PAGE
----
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Hinduism

Hinduism is the major religion of India, practiced by more than 80% of the population. In contrast to other religions, it has no founder. Considered the oldest religion in the world, it dates back, perhaps, to prehistoric times.

No single creed or doctrine binds Hindus together. Intellectually there is complete freedom of belief, and one can be monotheist, polytheist, or atheist. Hinduism is a syncretic religion, welcoming and incorporating a variety of outside influences.

The most ancient sacred texts of the Hindu religion are written in Sanskrit and called the Vedas (vedah means “knowledge”). There are four Vedic books, of which the Rig-Veda is the oldest. It discusses multiple gods, the universe, and creation. The dates of these works are unknown (1000 B.C.?). Present-day Hindus rarely refer to these texts but do venerate them.

The Upanishads (dated 1000–300 B.C.), commentaries on the Vedic texts, speculate on the origin of the universe and the nature of deity, and atman (the individual soul) and its relationship to Brahman (the universal soul). They introduce the doctrine of karma and recommend meditation and the practice of yoga.

Further important sacred writings include the Epics, which contain legendary stories about gods and humans. They are the Mahabharata (composed between 200 B.C. and A.D. 200) and the Ramayana. The former includes the Bhagavad-Gita (Song of the Lord), an influential text that describes the three paths to salvation. The Puranas (stories in verse, probably written between the 6th and 13th centuries) detail myths of Hindu gods and heroes and also comment on religious practice and cosmology.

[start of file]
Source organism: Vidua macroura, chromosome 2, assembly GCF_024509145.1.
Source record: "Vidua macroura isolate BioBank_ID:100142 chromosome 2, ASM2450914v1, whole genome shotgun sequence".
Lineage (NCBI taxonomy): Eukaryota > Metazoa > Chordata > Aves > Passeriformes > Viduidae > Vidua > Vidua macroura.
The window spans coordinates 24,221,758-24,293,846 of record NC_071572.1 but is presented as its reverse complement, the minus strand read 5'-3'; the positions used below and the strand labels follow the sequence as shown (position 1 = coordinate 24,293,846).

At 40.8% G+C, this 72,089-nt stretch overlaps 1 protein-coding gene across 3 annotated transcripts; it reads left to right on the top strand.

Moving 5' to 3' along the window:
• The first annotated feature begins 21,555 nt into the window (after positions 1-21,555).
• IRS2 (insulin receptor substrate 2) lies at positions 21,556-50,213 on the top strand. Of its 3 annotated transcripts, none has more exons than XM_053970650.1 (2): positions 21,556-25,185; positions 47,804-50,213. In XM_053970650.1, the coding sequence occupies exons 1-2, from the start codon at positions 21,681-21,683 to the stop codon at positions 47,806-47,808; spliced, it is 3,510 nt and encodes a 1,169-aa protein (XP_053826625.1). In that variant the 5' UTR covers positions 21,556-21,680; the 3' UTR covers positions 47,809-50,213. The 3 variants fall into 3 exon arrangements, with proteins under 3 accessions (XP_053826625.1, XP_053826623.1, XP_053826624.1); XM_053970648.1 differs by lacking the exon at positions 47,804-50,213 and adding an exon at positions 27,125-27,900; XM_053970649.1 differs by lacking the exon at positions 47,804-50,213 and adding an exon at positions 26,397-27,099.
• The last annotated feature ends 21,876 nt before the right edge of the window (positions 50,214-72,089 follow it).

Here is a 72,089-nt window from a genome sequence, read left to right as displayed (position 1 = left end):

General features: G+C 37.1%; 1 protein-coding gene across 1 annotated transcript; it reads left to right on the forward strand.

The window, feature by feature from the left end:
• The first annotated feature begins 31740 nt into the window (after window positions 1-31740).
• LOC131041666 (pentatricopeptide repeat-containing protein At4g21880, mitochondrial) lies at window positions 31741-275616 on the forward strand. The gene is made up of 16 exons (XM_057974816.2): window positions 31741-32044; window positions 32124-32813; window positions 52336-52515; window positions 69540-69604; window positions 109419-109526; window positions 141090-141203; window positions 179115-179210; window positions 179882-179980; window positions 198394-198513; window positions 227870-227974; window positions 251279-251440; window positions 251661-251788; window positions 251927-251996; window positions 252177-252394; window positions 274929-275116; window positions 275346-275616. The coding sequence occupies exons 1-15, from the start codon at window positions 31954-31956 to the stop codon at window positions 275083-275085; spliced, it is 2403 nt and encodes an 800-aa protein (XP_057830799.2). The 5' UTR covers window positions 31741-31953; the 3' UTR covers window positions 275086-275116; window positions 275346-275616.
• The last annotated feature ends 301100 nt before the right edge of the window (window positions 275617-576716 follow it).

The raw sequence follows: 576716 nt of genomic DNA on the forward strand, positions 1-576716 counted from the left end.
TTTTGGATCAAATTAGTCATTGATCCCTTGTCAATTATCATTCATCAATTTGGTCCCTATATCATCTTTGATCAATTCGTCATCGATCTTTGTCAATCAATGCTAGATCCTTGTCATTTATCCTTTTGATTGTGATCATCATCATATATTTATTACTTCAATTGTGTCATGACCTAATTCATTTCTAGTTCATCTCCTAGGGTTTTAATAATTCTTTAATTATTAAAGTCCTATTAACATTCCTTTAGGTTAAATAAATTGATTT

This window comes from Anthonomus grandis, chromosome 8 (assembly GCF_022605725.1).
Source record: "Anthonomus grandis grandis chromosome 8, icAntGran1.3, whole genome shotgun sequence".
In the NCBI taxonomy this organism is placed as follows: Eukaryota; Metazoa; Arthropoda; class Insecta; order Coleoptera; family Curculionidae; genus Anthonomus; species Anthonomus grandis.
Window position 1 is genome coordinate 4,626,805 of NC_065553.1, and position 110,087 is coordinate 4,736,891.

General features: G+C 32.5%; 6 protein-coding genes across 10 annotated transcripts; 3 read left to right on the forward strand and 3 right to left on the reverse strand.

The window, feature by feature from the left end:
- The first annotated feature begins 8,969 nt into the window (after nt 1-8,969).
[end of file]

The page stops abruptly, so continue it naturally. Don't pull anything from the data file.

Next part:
According to Hindu beliefs, Brahman is the principle and source of the universe. This divine intelligence pervades all beings, including the individual soul. Thus the many Hindu deities are manifestations of the one Brahman. Hinduism is based on the concept of reincarnation, in which all living beings, from plants on earth to gods above, are caught in a cosmic cycle of becoming and perishing.

Life is determined by the law of karma—one is reborn to a higher level of existence based on moral behavior in a previous phase of existence. Life on earth is regarded as transient and a burden. The goal of existence is liberation from the cycle of rebirth and death and entrance into the indescribable state of moksha (liberation).

The practice of Hinduism consists of rites and ceremonies centering on birth, marriage, and death. There are many Hindu temples, which are considered to be dwelling places of the deities and to which people bring offerings. Places of pilgrimage include Benares on the Ganges, the most sacred river in India. Of the many Hindu deities, the most popular are the cults of Vishnu, Shiva, and Shakti, and their various incarnations. Also important is Brahma, the creator god. Hindus also venerate human saints.

Orthodox Hindu society in India was divided into four major hereditary classes: (1) the Brahmin (priestly and learned class); (2) the Kshatriya (military, professional, ruling, and governing occupations); (3) the Vaishya (landowners, merchants, and business occupations); and (4) the Sudra (artisans, laborers, and peasants). Below the Sudra was a fifth group, the Untouchables (lowest menial occupations and no social standing). The Indian government banned discrimination against the Untouchables in the constitution of India in 1950. Observance of class and caste distinctions varies throughout India.

In modern times work has been done to reform and revive Hinduism. One of the outstanding reformers was Ramakrishna (1836–1886), who inspired many followers, one of whom founded the Ramakrishna mission. The mission is active both in India and in other countries and is known for its scholarly and humanitarian works.

See also Encyclopedia: Hinduism.
See also Text: The Upanishads.


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